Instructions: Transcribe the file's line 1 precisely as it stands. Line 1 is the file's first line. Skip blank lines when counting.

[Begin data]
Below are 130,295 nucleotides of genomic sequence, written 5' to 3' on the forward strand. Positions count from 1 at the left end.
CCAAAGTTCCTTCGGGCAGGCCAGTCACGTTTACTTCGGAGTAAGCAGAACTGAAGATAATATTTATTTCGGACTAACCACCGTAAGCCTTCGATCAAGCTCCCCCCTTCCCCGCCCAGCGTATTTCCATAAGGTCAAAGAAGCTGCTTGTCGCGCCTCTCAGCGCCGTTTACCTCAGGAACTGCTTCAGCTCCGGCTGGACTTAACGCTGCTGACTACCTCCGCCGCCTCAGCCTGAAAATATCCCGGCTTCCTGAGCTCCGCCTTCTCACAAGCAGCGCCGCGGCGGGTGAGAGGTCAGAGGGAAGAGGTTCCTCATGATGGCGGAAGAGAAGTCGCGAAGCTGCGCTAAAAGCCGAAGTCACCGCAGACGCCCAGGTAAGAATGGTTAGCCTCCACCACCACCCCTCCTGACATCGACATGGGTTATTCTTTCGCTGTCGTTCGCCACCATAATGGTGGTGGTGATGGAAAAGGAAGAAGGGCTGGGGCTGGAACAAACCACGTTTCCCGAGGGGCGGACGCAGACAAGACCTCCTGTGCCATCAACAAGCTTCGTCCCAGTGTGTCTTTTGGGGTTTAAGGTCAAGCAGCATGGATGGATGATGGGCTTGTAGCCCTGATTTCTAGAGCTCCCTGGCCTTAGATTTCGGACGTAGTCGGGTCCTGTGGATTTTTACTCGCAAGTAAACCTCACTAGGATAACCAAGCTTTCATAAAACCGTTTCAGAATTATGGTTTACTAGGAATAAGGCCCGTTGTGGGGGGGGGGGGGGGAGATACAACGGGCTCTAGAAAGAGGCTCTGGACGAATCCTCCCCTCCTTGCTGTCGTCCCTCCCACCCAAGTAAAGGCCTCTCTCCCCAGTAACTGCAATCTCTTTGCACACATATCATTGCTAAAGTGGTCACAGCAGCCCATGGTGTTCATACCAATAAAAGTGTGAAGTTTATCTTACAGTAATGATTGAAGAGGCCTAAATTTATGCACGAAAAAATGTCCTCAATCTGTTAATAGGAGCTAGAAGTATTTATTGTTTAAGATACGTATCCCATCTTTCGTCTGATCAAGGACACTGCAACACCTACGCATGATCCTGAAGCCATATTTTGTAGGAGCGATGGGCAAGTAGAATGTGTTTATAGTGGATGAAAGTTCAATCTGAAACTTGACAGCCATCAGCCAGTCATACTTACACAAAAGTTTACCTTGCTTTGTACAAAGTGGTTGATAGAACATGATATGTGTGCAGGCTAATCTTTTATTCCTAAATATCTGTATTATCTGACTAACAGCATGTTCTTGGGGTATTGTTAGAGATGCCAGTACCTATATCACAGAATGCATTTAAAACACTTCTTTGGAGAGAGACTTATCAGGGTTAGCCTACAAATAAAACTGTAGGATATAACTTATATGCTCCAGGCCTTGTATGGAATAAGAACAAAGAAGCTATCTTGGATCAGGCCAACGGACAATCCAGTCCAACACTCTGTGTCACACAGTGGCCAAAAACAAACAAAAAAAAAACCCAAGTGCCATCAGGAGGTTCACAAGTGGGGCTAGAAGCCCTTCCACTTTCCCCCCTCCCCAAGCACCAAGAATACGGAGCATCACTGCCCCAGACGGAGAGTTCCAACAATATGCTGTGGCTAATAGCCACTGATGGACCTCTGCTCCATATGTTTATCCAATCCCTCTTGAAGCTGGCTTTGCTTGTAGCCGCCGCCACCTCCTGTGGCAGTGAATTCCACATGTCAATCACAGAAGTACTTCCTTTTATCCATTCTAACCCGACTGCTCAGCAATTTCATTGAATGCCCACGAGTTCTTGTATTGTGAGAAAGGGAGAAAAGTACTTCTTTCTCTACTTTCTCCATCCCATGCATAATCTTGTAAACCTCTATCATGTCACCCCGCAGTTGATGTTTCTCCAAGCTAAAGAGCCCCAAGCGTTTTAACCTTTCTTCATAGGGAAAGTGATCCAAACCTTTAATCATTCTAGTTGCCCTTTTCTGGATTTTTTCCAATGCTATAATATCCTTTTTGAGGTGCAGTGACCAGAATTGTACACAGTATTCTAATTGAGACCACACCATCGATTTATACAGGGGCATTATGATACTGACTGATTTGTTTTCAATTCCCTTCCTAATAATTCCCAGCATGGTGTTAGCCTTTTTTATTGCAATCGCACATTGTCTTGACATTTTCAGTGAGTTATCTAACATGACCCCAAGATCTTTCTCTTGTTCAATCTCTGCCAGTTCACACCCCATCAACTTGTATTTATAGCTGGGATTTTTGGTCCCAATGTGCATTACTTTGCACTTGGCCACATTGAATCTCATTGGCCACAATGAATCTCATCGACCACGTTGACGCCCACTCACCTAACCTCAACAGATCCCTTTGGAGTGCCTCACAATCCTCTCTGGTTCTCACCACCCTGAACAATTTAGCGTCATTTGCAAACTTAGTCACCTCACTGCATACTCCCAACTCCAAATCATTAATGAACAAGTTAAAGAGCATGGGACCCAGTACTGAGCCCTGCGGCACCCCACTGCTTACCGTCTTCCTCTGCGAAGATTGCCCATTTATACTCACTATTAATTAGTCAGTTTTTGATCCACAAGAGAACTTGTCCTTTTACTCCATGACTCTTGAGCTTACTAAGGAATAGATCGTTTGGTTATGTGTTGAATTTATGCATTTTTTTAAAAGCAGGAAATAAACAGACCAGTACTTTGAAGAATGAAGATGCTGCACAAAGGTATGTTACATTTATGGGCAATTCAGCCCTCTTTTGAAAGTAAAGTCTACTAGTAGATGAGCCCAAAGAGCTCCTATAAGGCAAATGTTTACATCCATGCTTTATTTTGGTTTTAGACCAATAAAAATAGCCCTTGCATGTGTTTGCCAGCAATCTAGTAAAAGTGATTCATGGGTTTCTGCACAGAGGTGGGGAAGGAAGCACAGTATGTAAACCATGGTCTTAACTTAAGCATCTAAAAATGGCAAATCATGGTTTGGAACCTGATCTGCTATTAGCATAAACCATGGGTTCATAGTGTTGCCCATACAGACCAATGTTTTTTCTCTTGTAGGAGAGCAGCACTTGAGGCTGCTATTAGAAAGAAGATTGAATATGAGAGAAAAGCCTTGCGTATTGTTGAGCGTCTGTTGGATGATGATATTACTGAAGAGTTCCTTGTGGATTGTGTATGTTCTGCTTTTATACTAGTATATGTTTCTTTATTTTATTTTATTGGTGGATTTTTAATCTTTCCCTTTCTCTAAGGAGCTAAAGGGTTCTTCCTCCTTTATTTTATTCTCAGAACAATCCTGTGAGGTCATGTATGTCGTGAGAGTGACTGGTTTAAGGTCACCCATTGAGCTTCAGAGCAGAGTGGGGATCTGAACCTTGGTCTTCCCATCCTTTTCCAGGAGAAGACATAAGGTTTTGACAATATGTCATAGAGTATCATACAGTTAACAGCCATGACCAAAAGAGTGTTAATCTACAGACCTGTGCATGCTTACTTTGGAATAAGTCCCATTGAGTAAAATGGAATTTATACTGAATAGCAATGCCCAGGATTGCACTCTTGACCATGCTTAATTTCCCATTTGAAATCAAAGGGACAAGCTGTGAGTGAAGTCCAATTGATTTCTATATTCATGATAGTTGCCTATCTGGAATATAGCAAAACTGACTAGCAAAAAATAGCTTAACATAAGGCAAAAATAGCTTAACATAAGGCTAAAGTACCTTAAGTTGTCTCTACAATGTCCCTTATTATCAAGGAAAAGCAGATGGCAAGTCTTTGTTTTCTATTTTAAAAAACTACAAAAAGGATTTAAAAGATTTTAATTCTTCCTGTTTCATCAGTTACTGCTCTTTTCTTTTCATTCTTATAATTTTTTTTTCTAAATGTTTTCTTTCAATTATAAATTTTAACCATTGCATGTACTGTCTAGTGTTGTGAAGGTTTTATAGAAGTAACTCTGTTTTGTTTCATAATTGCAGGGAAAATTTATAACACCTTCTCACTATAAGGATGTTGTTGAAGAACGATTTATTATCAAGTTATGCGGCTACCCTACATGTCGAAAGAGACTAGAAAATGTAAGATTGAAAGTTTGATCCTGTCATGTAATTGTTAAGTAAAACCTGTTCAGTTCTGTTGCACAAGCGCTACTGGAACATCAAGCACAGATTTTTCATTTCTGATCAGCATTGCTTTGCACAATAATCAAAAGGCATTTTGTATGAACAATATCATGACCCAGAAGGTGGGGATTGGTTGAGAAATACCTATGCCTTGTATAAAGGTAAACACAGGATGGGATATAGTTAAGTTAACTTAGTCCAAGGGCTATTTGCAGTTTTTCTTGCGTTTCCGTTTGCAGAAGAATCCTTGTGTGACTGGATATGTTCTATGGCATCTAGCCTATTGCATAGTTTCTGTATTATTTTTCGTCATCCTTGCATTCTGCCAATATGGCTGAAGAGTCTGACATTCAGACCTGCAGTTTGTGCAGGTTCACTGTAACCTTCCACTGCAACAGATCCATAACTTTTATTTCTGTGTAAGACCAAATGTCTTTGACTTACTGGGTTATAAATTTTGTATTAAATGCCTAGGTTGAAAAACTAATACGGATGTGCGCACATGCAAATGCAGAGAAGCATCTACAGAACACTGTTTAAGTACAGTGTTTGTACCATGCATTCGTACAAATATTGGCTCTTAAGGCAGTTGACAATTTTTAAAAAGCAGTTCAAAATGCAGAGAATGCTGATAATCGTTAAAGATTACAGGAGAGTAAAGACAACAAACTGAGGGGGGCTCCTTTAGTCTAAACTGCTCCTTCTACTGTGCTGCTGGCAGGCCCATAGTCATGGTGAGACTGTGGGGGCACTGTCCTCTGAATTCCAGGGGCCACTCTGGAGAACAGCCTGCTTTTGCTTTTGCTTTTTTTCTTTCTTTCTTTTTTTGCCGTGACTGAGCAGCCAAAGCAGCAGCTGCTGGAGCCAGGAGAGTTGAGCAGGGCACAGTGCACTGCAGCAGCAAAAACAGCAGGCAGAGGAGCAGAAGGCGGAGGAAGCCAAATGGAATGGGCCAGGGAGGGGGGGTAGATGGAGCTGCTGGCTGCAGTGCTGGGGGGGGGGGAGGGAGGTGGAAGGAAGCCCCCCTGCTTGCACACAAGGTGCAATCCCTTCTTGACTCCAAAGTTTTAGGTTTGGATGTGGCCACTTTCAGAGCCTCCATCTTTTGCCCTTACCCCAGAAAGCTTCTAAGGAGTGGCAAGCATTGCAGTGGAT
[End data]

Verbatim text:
Below are 130,295 nucleotides of genomic sequence, written 5' to 3' on the forward strand. Positions count from 1 at the left end.